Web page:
Hornets' Guelli Says Team Supports NBA's Decision Packers Want To Host '19 NFL Draft Cubs-White Sox Series Sees Tix Price Increases Suns "Want To Be The NBA Team" For Mexico Freeman Is Against NHL Arbitration Nets Struggle To Attract Free Agents Franchise Notes Suns To Host Regular-Season Games In Mexico City Hurricanes Ticket Sales Surprisingly High Franchise Notes
NBA Franchise Notes: TX Rivalry Heats Up; Barkley The Exec?
Published May 19, 2003
In San Antonio, Amy Dorsett reported that the available tickets for Games One and Two of the Mavs-Spurs Western Conference Finals sold out in 45 minutes (SAN ANTONIO EXPRESS-NEWS, 5/17). The Spurs are not selling tickets for the Western Conference Finals "to anyone north of Austin, a move that Mavericks Owner Mark Cuban doesn't agree with." Cuban: "It's just not the right thing to do. It's not fair to the other owners. Every ticket sold helps me pay for the luxury tax" (FT. WORTH STAR-TELEGRAM, 5/18). Cuban estimated the Mavs would gross $1.2M from Saturday's Game Seven against the Kings (SACRAMENTO BEE, 5/18).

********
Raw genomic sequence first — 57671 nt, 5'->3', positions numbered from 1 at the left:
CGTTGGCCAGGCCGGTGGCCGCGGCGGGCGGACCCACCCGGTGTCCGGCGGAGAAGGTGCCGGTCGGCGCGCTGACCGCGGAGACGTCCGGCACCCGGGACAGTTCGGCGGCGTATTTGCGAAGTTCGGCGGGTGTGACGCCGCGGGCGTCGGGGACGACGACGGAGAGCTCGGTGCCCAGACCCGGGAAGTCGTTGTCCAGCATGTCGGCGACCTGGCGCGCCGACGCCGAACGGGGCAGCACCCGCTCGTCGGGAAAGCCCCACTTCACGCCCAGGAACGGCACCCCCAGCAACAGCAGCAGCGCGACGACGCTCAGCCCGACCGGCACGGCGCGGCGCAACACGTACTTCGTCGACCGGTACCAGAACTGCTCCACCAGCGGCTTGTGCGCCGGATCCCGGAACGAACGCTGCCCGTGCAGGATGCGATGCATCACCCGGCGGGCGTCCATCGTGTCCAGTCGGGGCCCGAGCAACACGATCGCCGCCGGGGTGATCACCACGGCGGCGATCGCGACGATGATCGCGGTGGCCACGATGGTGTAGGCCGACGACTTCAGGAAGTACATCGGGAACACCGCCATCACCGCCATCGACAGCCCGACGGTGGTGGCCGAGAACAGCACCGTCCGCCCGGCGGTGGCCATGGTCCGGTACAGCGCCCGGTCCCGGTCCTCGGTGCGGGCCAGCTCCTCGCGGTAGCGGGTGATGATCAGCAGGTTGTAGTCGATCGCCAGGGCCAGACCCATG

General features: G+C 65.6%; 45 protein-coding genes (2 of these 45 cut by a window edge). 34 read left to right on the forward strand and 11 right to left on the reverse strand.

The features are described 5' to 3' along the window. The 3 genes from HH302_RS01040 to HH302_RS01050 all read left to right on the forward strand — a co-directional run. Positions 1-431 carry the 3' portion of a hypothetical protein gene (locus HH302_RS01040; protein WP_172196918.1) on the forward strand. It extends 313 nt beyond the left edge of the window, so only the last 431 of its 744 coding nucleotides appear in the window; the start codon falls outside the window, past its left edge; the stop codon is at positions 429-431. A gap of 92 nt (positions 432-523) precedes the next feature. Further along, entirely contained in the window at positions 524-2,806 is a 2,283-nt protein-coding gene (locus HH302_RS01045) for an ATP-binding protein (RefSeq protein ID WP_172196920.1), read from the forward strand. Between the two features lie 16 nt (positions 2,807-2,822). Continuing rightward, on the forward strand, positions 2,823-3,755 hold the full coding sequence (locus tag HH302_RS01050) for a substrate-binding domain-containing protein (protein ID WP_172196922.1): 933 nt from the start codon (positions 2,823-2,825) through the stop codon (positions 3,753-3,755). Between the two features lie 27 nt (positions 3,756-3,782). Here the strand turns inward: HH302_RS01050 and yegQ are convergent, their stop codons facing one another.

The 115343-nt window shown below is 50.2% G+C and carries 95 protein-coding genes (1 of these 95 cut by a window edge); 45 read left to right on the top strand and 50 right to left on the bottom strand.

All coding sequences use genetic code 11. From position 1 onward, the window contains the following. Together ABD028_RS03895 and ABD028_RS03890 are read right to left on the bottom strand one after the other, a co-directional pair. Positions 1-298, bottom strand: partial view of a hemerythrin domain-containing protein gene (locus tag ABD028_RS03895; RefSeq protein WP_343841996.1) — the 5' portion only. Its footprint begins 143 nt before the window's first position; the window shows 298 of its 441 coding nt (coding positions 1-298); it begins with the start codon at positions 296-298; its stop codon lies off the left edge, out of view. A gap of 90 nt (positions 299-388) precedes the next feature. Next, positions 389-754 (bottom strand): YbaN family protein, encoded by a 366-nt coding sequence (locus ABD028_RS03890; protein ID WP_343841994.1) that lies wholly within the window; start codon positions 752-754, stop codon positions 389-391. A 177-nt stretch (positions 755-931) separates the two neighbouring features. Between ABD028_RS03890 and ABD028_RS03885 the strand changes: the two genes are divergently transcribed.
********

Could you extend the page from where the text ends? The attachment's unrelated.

SIR CHARLES: In Sacramento, Scott Howard-Cooper reported that TNT analyst Charles Barkley "confirmed that he has held discussions with at least one team about joining the front office as a personnel executive." The team was not identified, and it is unclear "whether Barkley would make roster decisions or be more of a figurehead for a franchise needing a publicity boost" (SACRAMENTO BEE, 5/18).
HEAD OF THE CLASS? In Portland, Jim Beseda profiled Trail Blazers Exec VP Erin Hubert, who "is the leading candidate to succeed Bob Whitsitt as team president." Blazers Owner Paul Allen "plans to hire two people — a president to handle the business side, and a [GM] to deal with basketball-related issues." If Hubert becomes President, "her duties wouldn't change significantly from what she does now. The biggest difference is that she would have a hand in overseeing players' salaries, coaches' salaries and the other expenses that go with running the basketball side of the operation." Hubert: "It got kind of separate there for a while — the whole basketball side of things from the front office side. That's typical in sports ... but I don't think it's healthy for business. I think most teams are figuring that out, and they're all trying to find how better to bridge the two sides" (OREGONIAN, 5/18).